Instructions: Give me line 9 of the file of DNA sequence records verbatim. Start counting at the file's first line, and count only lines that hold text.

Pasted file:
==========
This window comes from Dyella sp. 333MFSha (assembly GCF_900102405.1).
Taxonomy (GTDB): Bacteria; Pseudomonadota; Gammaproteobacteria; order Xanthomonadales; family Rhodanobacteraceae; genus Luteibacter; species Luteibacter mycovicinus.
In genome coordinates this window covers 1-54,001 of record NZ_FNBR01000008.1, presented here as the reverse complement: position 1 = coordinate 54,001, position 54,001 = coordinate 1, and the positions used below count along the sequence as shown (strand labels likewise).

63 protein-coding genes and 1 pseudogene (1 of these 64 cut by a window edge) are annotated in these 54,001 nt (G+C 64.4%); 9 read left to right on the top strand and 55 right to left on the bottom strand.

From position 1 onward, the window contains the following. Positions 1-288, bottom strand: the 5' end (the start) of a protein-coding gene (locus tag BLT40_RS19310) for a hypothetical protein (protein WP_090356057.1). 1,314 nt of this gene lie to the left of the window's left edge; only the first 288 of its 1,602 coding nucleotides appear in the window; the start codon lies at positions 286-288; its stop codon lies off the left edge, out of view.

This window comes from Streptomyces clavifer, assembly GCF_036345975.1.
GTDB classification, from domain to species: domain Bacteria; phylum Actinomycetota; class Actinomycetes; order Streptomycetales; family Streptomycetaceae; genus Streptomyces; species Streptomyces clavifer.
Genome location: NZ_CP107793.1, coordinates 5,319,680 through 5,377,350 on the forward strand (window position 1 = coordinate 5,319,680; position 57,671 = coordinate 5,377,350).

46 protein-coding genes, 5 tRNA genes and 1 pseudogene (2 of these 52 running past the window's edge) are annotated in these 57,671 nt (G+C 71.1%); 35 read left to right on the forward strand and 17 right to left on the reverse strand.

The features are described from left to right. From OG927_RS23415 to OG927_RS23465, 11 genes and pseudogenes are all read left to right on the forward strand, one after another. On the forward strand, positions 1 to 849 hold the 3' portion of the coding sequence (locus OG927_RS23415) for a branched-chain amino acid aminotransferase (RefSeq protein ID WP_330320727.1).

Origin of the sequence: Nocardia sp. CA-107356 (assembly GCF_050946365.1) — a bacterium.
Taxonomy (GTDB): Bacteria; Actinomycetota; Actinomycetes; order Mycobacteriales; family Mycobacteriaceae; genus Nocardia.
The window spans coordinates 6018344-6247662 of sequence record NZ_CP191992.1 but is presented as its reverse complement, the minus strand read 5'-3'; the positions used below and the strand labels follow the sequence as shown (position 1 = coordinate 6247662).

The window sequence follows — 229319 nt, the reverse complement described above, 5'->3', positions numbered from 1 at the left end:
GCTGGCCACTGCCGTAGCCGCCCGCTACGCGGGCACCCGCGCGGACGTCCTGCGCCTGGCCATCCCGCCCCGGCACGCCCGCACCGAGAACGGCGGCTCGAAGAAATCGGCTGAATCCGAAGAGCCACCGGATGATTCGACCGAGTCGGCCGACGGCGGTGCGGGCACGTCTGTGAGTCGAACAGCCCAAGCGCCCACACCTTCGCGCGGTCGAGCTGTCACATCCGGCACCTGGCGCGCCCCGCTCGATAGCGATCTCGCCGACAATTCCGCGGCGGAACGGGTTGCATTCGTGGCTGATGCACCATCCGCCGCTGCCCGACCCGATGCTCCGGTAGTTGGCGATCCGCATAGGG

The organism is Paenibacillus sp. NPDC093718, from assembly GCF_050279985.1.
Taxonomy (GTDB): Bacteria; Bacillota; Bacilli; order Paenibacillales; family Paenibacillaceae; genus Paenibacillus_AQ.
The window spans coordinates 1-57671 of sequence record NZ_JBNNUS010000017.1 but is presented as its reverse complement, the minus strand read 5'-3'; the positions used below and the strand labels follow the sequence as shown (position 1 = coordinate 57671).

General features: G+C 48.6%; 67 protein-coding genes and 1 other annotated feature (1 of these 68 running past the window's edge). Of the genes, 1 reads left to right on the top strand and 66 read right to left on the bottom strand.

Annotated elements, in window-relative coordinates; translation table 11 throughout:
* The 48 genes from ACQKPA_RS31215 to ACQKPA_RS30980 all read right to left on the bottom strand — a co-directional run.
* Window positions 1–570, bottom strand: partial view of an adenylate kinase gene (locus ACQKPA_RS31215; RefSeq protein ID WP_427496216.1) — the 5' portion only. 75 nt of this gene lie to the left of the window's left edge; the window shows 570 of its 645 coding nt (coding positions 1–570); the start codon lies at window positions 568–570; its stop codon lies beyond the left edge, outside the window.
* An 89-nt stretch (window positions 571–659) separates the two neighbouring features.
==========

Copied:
46 protein-coding genes, 5 tRNA genes and 1 pseudogene (2 of these 52 running past the window's edge) are annotated in these 57,671 nt (G+C 71.1%); 35 read left to right on the forward strand and 17 right to left on the reverse strand.